7 Food-Drug Interactions of Common Medicines

Julie Dattani

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7 Food-Drug Interaction Of Common Medicines

We randomly take a few medications without a prescription, like multivitamins, calcium, vitamin D, and sometimes antibiotics and analgesics. When medicines are prescribed by doctors and purchased from the medical store, the pharmacist must explain when and how to take medication, but no pharmacists do. Anyway, let’s look at the food-drug interaction of common medicines we commonly use throughout our lives or look at the time of administration of a particular drug.

Most bioavailability of all tablets is good in an acidic medium, which is post-lunch. Usually, supplements are preferred to be taken during the day for better bioavailability and upset stomach. As we are taking only common drugs, let’s talk about the food-drug interaction of common medicines.

7 Food-Drug Interactions of Common Medicines

1. Calcium

Source: Healthline

We take a calcium tablet in the morning during breakfast and a cup of milk, assuming that both have calcium. Then we complain about the weight gain due to calcium supplements. When you take calcium with milk, the calcium isn’t absorbed properly and becomes difficult to digest; calcium present in the milk digests quickly, whereas calcium in the tablet takes time to digest as disintegration and metabolism have to be done. So, assuming that our body absorbs the extra calcium, we waste the supplement’s calcium as it does not get adequately absorbed due to already absorbed calcium from the milk.

2. Vitamin D

Vitamin D
Source: Medical News Today

Cholecalciferol (vitamin D3) is a dietary supplement for people who have difficulty absorbing vitamin D in the body. Cholecalciferol is required to absorb calcium with ease. Vitamin D supplements can be taken at any time throughout the day, as the food remains in the stomach for almost 2 hours. Cholecalciferol can be absorbed in any media. Hence, one can take it in the late afternoons too.

3. Iron

Source: Verywell Health

Iron is a very common supplement that has to be taken by most of the population. It is available in the food we eat daily. Still, due to the wrong combination of bad eating habits, the body doesn’t absorb the iron properly. Normally, people drink tea or coffee with food or immediately after food. The same is with the supplement. If taken immediately after a meal, it hampers the absorption of the iron in the tablet. Iron supplements are taken post-breakfast preferably, not accompanied by tea or coffee.

4. Multivitamins

Source: Eat This, Not That

Most people take multivitamins without any prescription since B vitamins are water-soluble vitamins. So, there are no worries about their toxicity as their excess flows down in the urine. The right time to take these medicines is approximately an hour after the food, as they are not absorbed in acidic media. One can take this tablet at any time of the day, as food remains in the stomach for 2 to 3 hours, helping this medicine absorb properly.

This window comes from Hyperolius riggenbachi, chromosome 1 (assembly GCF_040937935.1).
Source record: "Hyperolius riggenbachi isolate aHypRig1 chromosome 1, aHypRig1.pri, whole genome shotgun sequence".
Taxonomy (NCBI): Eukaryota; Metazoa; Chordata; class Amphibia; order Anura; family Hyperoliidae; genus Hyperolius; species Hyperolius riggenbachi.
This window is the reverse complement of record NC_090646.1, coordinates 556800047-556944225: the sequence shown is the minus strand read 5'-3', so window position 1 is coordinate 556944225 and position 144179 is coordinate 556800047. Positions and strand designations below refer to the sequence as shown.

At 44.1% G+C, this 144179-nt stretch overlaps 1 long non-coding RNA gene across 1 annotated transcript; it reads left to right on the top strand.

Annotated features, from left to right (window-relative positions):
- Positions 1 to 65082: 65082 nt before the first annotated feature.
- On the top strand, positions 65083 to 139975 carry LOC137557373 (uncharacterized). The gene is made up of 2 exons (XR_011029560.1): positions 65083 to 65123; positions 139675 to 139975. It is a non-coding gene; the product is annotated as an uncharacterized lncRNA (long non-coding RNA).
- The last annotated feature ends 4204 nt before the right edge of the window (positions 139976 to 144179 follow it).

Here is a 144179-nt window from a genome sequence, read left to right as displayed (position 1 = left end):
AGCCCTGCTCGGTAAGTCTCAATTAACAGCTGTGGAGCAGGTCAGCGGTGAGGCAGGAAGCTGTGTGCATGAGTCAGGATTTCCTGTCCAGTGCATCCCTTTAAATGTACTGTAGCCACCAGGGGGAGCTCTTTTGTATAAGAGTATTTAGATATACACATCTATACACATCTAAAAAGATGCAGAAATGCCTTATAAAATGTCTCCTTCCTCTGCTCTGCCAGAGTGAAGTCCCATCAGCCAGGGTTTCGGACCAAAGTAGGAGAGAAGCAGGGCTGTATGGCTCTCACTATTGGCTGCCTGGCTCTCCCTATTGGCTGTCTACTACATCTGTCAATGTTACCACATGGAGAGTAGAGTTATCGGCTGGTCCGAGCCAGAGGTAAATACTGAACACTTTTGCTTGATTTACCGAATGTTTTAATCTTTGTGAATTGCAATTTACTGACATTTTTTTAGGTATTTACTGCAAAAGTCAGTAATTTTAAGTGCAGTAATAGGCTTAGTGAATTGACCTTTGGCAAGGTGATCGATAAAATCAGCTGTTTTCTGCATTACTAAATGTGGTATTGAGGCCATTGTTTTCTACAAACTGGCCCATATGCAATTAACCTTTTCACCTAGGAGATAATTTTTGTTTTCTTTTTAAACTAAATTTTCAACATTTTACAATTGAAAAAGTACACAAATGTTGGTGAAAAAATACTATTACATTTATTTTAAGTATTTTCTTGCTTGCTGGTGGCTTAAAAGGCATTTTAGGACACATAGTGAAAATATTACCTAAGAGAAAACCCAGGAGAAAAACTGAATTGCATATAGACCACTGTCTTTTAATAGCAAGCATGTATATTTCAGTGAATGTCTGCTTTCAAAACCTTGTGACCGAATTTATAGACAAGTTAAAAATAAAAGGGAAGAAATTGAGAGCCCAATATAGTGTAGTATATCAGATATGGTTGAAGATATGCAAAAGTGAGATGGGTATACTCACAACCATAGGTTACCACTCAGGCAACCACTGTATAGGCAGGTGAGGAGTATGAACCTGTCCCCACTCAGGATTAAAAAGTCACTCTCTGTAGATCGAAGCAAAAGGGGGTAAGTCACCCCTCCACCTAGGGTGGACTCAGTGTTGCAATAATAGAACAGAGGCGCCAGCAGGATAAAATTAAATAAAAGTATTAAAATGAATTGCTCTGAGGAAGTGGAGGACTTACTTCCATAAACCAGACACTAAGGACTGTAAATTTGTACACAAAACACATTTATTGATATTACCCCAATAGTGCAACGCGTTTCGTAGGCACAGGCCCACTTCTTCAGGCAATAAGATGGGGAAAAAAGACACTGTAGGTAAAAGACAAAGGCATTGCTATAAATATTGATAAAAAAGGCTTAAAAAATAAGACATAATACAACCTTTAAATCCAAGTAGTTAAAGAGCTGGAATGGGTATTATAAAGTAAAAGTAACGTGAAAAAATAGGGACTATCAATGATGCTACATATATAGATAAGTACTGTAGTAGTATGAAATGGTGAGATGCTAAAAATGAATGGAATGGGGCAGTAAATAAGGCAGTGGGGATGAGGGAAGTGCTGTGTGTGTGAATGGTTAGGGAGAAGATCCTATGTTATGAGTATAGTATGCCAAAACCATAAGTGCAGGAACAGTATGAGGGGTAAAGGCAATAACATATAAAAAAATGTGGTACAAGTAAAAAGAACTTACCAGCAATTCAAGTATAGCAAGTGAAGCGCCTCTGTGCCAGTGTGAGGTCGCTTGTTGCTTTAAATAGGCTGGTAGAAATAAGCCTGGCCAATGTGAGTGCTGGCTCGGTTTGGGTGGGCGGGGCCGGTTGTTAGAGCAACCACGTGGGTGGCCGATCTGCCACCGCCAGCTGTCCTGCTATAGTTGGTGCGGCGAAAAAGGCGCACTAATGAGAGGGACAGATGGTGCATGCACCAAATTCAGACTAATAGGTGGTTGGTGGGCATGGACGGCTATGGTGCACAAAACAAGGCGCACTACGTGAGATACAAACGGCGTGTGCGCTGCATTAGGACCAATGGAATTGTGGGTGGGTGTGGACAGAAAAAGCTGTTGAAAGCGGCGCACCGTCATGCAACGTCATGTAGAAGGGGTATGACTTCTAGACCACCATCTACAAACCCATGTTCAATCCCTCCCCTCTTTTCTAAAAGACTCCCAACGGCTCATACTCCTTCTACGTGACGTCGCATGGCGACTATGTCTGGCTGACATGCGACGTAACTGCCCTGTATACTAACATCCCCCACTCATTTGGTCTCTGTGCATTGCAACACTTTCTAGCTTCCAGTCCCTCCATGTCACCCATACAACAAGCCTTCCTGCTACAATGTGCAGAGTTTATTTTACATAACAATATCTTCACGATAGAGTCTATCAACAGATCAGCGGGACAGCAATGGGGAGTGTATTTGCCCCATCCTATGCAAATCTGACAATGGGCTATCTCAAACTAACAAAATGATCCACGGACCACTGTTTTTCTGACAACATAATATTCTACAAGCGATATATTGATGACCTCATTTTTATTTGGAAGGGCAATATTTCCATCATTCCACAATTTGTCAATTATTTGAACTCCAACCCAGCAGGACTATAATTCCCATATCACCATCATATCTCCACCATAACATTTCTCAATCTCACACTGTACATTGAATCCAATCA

5. Thyroxine

Source: EndocrineWeb

People make a very common mistake when thyroid medication is concerned. It has to be taken early morning before any food or drink, almost 10 hours on an empty stomach. Most people take medicine on an empty stomach but drink their tea immediately after the medicine, which is not recommendable. Ideally, nothing is to be taken at least half an hour after the medicine.

6. Antacids

Source: Health Magazine

Antacids are a very common medicine taken by many people to relieve acidity. Some people take it regularly; the ideal time to take this is half an hour before a meal. The absorption of tablets is proper in alkaline media. If taken post-lunch, no benefits of this medicine are given to the body. Also, antacids are taken for heartburn, indigestion, etc.

7. Antibiotics

Source: The Conversation

Antibiotics are strictly taken by prescription and only under the physician’s guidance. Doctors sometimes do not have time to explain how to take medicine. Many people have acid reflux after taking antibiotics. An antacid is suggested before meals, whereas an antibiotic is taken immediately after meals. Or maybe during meals to avoid this. It should be a full meal to prevent acidity or discomfort in the stomach. Lactobacillus is often combined with antibiotics to prevent friendly bacteria from being killed by the antibiotics. It is necessary if antibiotics are to be taken for a longer period.

It is true that there are millions of individuals that have a problem when it comes to swallowing antibiotics. For starters, they do not taste well and some have a pungent smell as well. These individuals often use assistance in the form of food items or juices to swallow the antibiotics. According to leading medical experts, this is something that should be avoided at all costs. If you do not know how to take a gel pill without swallowing, you can always use an oral medical help. There are swallowing gels that are available in the market that can help you swallow your antibiotics with ease and without any discomfort.

Know the food-drug interaction of common medicines before consuming blindly. One mustn’t take medicines with cold water or warm water, but rather with lukewarm water or normal temperature water—no food to be taken immediately after the medicine except in some cases like antibiotics for few people. If food is taken directly after the medicine, it will hamper its ADME (Absorption, Disintegration, Metabolism, Excretion). It is the journey of medicine as it enters the body. We respect our body and should appreciate the journey of medicines for good health.

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